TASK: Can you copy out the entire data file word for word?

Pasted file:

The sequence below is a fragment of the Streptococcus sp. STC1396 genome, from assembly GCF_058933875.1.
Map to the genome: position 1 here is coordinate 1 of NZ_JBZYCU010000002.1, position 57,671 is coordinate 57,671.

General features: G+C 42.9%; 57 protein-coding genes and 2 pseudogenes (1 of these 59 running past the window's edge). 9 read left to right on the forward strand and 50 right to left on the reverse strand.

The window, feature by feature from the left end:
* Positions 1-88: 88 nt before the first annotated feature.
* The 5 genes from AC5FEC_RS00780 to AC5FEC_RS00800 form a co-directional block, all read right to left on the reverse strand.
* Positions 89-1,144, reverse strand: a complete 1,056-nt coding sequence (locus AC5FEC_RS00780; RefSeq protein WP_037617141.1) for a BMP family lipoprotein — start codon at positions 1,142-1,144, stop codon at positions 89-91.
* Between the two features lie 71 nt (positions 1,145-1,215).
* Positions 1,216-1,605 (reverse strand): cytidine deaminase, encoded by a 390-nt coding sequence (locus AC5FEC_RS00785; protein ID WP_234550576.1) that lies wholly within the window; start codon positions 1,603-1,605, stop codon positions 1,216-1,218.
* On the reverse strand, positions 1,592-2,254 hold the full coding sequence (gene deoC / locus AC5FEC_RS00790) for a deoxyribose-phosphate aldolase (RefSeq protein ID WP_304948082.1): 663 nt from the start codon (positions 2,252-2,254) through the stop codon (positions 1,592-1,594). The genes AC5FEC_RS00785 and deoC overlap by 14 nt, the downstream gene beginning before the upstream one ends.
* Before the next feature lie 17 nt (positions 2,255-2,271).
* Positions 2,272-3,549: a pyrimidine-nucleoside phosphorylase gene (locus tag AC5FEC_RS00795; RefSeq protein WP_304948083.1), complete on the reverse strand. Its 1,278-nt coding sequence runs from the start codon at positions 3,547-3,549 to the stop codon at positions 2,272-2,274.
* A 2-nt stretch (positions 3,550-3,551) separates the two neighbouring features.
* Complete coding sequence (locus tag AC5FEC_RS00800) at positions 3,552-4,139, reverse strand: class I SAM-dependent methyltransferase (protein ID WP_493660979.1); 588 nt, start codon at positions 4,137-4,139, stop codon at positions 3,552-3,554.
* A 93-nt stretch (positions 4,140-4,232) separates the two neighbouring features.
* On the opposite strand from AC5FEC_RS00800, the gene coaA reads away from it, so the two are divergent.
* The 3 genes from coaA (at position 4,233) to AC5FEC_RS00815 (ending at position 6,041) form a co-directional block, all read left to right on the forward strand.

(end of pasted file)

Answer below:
The sequence below is a fragment of the Streptococcus sp. STC1396 genome, from assembly GCF_058933875.1.
Map to the genome: position 1 here is coordinate 1 of NZ_JBZYCU010000002.1, position 57,671 is coordinate 57,671.

General features: G+C 42.9%; 57 protein-coding genes and 2 pseudogenes (1 of these 59 running past the window's edge). 9 read left to right on the forward strand and 50 right to left on the reverse strand.

The window, feature by feature from the left end:
* Positions 1-88: 88 nt before the first annotated feature.
* The 5 genes from AC5FEC_RS00780 to AC5FEC_RS00800 form a co-directional block, all read right to left on the reverse strand.
* Positions 89-1,144, reverse strand: a complete 1,056-nt coding sequence (locus AC5FEC_RS00780; RefSeq protein WP_037617141.1) for a BMP family lipoprotein — start codon at positions 1,142-1,144, stop codon at positions 89-91.
* Between the two features lie 71 nt (positions 1,145-1,215).
* Positions 1,216-1,605 (reverse strand): cytidine deaminase, encoded by a 390-nt coding sequence (locus AC5FEC_RS00785; protein ID WP_234550576.1) that lies wholly within the window; start codon positions 1,603-1,605, stop codon positions 1,216-1,218.
* On the reverse strand, positions 1,592-2,254 hold the full coding sequence (gene deoC / locus AC5FEC_RS00790) for a deoxyribose-phosphate aldolase (RefSeq protein ID WP_304948082.1): 663 nt from the start codon (positions 2,252-2,254) through the stop codon (positions 1,592-1,594). The genes AC5FEC_RS00785 and deoC overlap by 14 nt, the downstream gene beginning before the upstream one ends.
* Before the next feature lie 17 nt (positions 2,255-2,271).
* Positions 2,272-3,549: a pyrimidine-nucleoside phosphorylase gene (locus tag AC5FEC_RS00795; RefSeq protein WP_304948083.1), complete on the reverse strand. Its 1,278-nt coding sequence runs from the start codon at positions 3,547-3,549 to the stop codon at positions 2,272-2,274.
* A 2-nt stretch (positions 3,550-3,551) separates the two neighbouring features.
* Complete coding sequence (locus tag AC5FEC_RS00800) at positions 3,552-4,139, reverse strand: class I SAM-dependent methyltransferase (protein ID WP_493660979.1); 588 nt, start codon at positions 4,137-4,139, stop codon at positions 3,552-3,554.
* A 93-nt stretch (positions 4,140-4,232) separates the two neighbouring features.
* On the opposite strand from AC5FEC_RS00800, the gene coaA reads away from it, so the two are divergent.
* The 3 genes from coaA (at position 4,233) to AC5FEC_RS00815 (ending at position 6,041) form a co-directional block, all read left to right on the forward strand.